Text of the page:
Food crisis in Ethiopia is growing as world's attention turns to Ukraine: Sask.-born aid worker

·3 min read
Severe drought killed livestock in the Somali region of Ethiopia. (©WFP/Michael Tewelde - image credit)
Severe drought killed livestock in the Somali region of Ethiopia. (©WFP/Michael Tewelde - image credit)

A woman who grew up in Saskatoon has been on the ground, witnessing a growing food crisis in Ethiopia.

Millions of Ethiopians continue to suffer from a food crisis as a drought grips the country.

At the same time, a conflict in the embattled northern Tigray region is making things even worse for the nation in the Horn of Africa.

Adrienne Bolen from Saskatoon has spent the past year and a half in Ethiopia working as a communications officer with the UN World Food Programme.

"The population in the north of the country, [we're seeing] mass displacement from the conflict and close to 10 million people are in need of emergency food assistance," Bolen said.

"In the south of the country, extreme drought that's partly caused caused by climate change has pushed seven million people in need of assistance as well, so we're waiting for the rains to materialize. But if they don't, the situation could get much worse."

People are exhausted. I mean, all of their livelihoods have been devastated, and they're resorting to any means that they can just just to stay alive. So it's very extreme to see it play out. - Adrienne Bolen

Seeing the impact of climate change has affected her, Bolen says.

"We think about it as a far away issue," she said. "We don't see the impacts of it in Saskatchewan, maybe, as close up, but it's close by and it's happening in Ethiopia."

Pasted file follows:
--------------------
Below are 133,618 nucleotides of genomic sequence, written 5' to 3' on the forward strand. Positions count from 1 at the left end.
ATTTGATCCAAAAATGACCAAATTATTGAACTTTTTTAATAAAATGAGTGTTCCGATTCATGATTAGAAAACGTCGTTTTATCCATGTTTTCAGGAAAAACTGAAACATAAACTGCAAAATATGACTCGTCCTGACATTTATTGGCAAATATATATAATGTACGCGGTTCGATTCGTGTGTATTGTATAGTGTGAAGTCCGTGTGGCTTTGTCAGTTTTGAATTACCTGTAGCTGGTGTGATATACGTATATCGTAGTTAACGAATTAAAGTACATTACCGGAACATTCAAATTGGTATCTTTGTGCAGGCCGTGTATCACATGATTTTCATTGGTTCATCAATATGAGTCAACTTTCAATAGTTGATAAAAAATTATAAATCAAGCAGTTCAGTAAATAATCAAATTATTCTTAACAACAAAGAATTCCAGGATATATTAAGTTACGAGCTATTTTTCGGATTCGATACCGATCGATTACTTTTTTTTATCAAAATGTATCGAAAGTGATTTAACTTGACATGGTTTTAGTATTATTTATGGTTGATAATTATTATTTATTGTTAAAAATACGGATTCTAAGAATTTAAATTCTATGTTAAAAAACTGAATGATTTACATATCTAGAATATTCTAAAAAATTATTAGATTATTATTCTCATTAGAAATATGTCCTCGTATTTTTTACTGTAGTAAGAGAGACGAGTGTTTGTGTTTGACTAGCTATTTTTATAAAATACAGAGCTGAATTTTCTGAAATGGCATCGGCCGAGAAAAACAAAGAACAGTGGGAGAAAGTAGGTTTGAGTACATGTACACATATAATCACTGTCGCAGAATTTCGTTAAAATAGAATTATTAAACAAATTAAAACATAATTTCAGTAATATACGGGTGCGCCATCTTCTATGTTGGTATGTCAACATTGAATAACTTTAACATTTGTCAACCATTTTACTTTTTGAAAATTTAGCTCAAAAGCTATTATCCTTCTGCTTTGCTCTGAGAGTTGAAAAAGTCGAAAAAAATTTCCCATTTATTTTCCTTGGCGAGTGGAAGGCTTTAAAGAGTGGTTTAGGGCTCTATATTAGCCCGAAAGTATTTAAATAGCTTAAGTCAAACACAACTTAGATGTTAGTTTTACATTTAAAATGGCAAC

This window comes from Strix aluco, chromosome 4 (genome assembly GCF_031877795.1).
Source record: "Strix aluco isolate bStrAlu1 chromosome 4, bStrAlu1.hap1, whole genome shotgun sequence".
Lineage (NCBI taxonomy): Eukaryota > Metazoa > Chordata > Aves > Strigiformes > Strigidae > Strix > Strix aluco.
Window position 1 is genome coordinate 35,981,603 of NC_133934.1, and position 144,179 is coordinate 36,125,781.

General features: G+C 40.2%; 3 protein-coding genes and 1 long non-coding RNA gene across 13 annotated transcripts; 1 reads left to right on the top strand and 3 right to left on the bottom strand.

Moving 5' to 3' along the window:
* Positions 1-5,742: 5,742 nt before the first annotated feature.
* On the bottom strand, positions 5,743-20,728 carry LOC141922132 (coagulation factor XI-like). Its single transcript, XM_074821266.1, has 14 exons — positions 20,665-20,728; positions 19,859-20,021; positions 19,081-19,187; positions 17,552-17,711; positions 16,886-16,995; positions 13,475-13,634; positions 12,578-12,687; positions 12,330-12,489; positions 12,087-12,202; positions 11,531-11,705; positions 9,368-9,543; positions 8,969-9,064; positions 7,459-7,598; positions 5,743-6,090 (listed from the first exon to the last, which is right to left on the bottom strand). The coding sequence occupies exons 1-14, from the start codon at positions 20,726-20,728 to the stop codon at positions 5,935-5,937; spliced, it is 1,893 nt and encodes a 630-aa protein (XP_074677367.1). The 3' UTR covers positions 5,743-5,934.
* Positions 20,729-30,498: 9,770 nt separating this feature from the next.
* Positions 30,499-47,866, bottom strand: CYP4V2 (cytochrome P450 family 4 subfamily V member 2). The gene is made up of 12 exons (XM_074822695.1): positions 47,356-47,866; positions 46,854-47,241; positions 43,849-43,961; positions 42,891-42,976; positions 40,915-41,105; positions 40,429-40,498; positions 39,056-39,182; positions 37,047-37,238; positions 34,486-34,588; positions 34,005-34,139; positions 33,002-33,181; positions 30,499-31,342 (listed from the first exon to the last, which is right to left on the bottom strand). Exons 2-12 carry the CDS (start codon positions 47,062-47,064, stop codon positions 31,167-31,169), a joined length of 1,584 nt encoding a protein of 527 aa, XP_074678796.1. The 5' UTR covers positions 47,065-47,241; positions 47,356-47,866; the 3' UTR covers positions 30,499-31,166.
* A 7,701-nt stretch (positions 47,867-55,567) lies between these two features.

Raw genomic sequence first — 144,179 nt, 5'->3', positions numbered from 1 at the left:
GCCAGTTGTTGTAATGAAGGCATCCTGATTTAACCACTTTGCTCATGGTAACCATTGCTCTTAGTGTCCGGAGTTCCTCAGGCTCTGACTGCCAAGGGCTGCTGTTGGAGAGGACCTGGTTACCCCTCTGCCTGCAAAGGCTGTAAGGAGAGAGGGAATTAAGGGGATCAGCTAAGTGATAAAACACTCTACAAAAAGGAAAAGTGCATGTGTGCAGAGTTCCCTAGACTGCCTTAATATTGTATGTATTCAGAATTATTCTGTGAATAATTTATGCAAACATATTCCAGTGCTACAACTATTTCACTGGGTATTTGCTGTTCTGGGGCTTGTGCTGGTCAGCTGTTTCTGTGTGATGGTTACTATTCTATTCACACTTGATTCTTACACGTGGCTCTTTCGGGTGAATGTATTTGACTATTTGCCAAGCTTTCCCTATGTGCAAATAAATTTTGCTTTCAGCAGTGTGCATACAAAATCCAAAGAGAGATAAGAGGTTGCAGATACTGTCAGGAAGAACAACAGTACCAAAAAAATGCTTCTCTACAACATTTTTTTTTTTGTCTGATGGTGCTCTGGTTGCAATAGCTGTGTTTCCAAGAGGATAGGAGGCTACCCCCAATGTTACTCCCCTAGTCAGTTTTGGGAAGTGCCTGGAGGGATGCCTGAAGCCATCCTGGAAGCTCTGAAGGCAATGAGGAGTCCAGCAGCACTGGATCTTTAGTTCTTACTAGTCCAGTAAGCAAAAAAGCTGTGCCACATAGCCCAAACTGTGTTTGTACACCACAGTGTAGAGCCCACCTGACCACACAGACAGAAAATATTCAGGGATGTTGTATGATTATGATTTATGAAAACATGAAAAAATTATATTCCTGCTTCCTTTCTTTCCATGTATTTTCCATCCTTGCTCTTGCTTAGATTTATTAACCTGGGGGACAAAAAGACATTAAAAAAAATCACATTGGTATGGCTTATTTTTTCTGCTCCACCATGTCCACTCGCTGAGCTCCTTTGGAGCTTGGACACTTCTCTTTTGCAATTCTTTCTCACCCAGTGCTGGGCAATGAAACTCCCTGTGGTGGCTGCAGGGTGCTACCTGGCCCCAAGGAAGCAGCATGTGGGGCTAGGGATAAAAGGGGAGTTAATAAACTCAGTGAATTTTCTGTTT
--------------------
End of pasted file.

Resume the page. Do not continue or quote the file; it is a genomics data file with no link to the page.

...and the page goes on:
Bolen says the food crisis in Ethiopia is reminiscent of the Great Depression, except in this case there is no end in sight.

"People are exhausted," she said. "I mean, all of their livelihoods have been devastated, and they're resorting to any means that they can just just to stay alive. So it's very extreme to see it play out."

To illustrate the desperation in the country, Bolen described the situation of a woman she met whose house is made of clay and straw. The straw had been put on the roof decades earlier by her parents, and now she was removing it to feed her cattle because "those cattle are everything to her. If she loses that livelihood, they have nothing left. And so they're literally taking their houses apart to feed people and feed animals."

Submitted by Adrienne Bolen
Submitted by Adrienne Bolen

Loss of funding

The UN World Food Programme (UNWFP) helps Ethiopians by delivering relief, food assistance or food baskets, micro insurance programs and nutritional support programs. However, funding for these programs has decreased because global attention has turned away from Ethiopia recently.

"A lot of attention and funding is going to the Ukraine crisis, which it should be. It's a devastating situation there as well, but we're losing funding to our operation," Bolen said.

In addition, Bolen says, about 70 per cent of the wheat the UNWFP had been importing to deliver in its food baskets has been coming from Ukraine and Russia.

"So we're losing our source of grain and our funding," she said. "So we're having to greatly adapt our programming and I'm sure we'll have to in the coming months as well."

The UNWFP is adapting its program by accessing in-country stock reserves.

"But we're going to have to be sourcing from other parts of the country," Bolen said. "We'll have to be changing our our food rations so that maybe they have less wheat and more of other kinds of grains or cereals."

Seeing the crisis in Ethiopia has affected her outlook, Bolen said: "I think it gives you a greater perspective of what humans can endure."

Bolen says increased attention needs to be focused on Ethiopia, whether it's through advocacy or social media. She said donations are needed.

"If you donate to humanitarian organizations under tax donations, the government pays attention to that, and then they see what citizens want to dedicate resources to," Bolen said. "I think Canadians can reach out to their [members of Parliament] and to the government — let them know that this is an important issue and and every little bit counts."

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